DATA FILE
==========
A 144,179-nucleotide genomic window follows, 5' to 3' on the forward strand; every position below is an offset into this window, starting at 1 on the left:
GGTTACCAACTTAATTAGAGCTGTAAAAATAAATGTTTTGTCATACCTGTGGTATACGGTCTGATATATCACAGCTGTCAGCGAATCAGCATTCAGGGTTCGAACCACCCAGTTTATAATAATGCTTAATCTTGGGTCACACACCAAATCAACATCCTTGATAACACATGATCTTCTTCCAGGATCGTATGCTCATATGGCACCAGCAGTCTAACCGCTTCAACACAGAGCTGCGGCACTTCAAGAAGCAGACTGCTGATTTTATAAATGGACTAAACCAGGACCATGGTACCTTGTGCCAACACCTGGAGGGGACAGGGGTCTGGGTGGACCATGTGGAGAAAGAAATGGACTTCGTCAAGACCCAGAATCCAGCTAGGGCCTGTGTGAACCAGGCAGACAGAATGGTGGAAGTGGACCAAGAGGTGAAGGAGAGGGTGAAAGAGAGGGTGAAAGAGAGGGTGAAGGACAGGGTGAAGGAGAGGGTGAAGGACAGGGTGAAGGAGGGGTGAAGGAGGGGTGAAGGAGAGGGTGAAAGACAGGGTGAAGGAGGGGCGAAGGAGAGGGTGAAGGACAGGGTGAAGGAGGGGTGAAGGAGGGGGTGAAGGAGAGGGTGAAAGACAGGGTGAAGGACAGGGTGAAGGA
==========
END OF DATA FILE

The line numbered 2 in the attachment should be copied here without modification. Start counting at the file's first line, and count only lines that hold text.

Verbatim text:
GGTTACCAACTTAATTAGAGCTGTAAAAATAAATGTTTTGTCATACCTGTGGTATACGGTCTGATATATCACAGCTGTCAGCGAATCAGCATTCAGGGTTCGAACCACCCAGTTTATAATAATGCTTAATCTTGGGTCACACACCAAATCAACATCCTTGATAACACATGATCTTCTTCCAGGATCGTATGCTCATATGGCACCAGCAGTCTAACCGCTTCAACACAGAGCTGCGGCACTTCAAGAAGCAGACTGCTGATTTTATAAATGGACTAAACCAGGACCATGGTACCTTGTGCCAACACCTGGAGGGGACAGGGGTCTGGGTGGACCATGTGGAGAAAGAAATGGACTTCGTCAAGACCCAGAATCCAGCTAGGGCCTGTGTGAACCAGGCAGACAGAATGGTGGAAGTGGACCAAGAGGTGAAGGAGAGGGTGAAAGAGAGGGTGAAAGAGAGGGTGAAGGACAGGGTGAAGGAGAGGGTGAAGGACAGGGTGAAGGAGGGGTGAAGGAGGGGTGAAGGAGAGGGTGAAAGACAGGGTGAAGGAGGGGCGAAGGAGAGGGTGAAGGACAGGGTGAAGGAGGGGTGAAGGAGGGGGTGAAGGAGAGGGTGAAAGACAGGGTGAAGGACAGGGTGAAGGA